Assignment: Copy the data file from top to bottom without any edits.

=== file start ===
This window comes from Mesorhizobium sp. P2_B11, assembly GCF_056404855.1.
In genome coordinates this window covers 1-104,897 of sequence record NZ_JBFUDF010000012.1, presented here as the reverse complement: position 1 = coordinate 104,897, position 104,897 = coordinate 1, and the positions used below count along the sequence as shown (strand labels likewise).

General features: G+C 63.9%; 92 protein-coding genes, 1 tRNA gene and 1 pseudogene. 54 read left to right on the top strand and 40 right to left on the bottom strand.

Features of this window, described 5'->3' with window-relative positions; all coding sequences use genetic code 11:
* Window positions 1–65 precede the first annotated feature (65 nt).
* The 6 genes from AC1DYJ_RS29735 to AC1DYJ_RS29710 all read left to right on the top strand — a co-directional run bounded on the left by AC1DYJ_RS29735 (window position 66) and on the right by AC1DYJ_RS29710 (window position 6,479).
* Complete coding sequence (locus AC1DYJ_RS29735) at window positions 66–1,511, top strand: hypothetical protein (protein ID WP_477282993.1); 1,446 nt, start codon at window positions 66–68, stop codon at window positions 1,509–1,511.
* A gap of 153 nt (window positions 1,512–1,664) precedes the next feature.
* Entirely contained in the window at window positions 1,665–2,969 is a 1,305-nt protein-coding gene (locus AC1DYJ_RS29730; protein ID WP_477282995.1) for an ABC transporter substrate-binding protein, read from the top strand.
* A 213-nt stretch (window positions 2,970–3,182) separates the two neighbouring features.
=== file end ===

This window comes from Mesorhizobium sp. P2_B11, assembly GCF_056404855.1.
In genome coordinates this window covers 1-104,897 of sequence record NZ_JBFUDF010000012.1, presented here as the reverse complement: position 1 = coordinate 104,897, position 104,897 = coordinate 1, and the positions used below count along the sequence as shown (strand labels likewise).

General features: G+C 63.9%; 92 protein-coding genes, 1 tRNA gene and 1 pseudogene. 54 read left to right on the top strand and 40 right to left on the bottom strand.

Features of this window, described 5'->3' with window-relative positions; all coding sequences use genetic code 11:
* Window positions 1–65 precede the first annotated feature (65 nt).
* The 6 genes from AC1DYJ_RS29735 to AC1DYJ_RS29710 all read left to right on the top strand — a co-directional run bounded on the left by AC1DYJ_RS29735 (window position 66) and on the right by AC1DYJ_RS29710 (window position 6,479).
* Complete coding sequence (locus AC1DYJ_RS29735) at window positions 66–1,511, top strand: hypothetical protein (protein ID WP_477282993.1); 1,446 nt, start codon at window positions 66–68, stop codon at window positions 1,509–1,511.
* A gap of 153 nt (window positions 1,512–1,664) precedes the next feature.
* Entirely contained in the window at window positions 1,665–2,969 is a 1,305-nt protein-coding gene (locus AC1DYJ_RS29730; protein ID WP_477282995.1) for an ABC transporter substrate-binding protein, read from the top strand.
* A 213-nt stretch (window positions 2,970–3,182) separates the two neighbouring features.